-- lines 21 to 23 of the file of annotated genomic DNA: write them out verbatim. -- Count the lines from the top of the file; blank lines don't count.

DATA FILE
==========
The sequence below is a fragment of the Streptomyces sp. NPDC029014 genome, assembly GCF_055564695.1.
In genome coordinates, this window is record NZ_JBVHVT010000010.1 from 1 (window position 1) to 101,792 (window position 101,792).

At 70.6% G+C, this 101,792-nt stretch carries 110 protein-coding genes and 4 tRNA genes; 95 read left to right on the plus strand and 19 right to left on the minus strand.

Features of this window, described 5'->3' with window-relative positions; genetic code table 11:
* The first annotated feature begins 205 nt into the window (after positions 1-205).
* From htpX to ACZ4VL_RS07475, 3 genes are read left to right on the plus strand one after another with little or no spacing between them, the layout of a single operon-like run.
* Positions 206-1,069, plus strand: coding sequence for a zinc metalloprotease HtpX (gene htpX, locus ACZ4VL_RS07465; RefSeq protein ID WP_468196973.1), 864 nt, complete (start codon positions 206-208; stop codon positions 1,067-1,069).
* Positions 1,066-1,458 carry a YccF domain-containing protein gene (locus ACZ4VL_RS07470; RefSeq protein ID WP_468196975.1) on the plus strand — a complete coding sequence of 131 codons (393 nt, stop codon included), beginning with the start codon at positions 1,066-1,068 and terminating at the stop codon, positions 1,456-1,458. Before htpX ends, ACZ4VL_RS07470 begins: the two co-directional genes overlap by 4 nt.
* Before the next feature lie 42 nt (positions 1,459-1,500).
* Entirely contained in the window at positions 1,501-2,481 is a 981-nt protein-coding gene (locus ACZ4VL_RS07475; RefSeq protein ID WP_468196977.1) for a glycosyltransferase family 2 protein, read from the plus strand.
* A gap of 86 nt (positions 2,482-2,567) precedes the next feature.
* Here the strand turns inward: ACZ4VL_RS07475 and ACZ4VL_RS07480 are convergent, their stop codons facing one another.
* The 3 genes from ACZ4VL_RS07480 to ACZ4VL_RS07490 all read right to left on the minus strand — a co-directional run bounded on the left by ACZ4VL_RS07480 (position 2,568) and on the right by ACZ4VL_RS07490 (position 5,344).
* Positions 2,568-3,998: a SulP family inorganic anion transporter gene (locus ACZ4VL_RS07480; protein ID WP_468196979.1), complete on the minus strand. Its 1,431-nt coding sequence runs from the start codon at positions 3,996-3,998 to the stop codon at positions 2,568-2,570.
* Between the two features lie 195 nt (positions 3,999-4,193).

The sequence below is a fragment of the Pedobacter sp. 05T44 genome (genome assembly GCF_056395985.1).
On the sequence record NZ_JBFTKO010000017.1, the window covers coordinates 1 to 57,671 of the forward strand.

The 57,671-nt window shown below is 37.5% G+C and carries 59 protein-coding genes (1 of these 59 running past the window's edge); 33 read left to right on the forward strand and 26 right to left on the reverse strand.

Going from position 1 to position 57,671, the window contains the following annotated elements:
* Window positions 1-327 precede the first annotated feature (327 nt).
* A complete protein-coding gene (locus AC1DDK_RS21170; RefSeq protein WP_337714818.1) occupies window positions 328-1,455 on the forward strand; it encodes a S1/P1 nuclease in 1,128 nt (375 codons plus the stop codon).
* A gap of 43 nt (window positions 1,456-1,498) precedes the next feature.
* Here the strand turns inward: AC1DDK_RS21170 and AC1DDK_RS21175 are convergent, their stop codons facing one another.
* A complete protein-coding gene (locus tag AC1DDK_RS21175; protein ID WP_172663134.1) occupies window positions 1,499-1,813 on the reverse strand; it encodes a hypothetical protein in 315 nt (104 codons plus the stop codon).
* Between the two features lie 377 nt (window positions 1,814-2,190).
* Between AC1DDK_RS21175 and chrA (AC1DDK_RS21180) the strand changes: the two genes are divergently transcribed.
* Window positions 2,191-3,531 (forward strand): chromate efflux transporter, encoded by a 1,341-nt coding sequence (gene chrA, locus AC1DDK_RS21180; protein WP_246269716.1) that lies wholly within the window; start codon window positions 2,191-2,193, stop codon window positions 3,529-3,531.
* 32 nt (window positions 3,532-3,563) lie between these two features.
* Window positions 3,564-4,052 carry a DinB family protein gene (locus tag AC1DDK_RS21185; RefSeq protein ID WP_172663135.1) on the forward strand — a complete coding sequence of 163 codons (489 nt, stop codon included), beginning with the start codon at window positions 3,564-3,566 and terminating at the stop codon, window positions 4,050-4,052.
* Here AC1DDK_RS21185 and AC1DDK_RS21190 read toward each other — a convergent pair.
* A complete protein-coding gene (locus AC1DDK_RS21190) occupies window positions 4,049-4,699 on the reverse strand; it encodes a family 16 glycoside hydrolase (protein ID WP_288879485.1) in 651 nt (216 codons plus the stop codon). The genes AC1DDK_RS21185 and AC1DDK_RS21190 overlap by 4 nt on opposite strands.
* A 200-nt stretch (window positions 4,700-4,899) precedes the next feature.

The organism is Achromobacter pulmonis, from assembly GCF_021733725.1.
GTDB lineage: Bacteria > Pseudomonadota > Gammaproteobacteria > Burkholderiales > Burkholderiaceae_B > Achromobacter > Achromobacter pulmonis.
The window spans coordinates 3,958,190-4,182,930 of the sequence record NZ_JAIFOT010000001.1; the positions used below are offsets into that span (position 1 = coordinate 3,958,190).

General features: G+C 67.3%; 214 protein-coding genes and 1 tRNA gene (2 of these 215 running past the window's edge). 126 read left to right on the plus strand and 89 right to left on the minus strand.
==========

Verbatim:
* A complete protein-coding gene (locus AC1DDK_RS21170; RefSeq protein WP_337714818.1) occupies window positions 328-1,455 on the forward strand; it encodes a S1/P1 nuclease in 1,128 nt (375 codons plus the stop codon).
* A gap of 43 nt (window positions 1,456-1,498) precedes the next feature.
* Here the strand turns inward: AC1DDK_RS21170 and AC1DDK_RS21175 are convergent, their stop codons facing one another.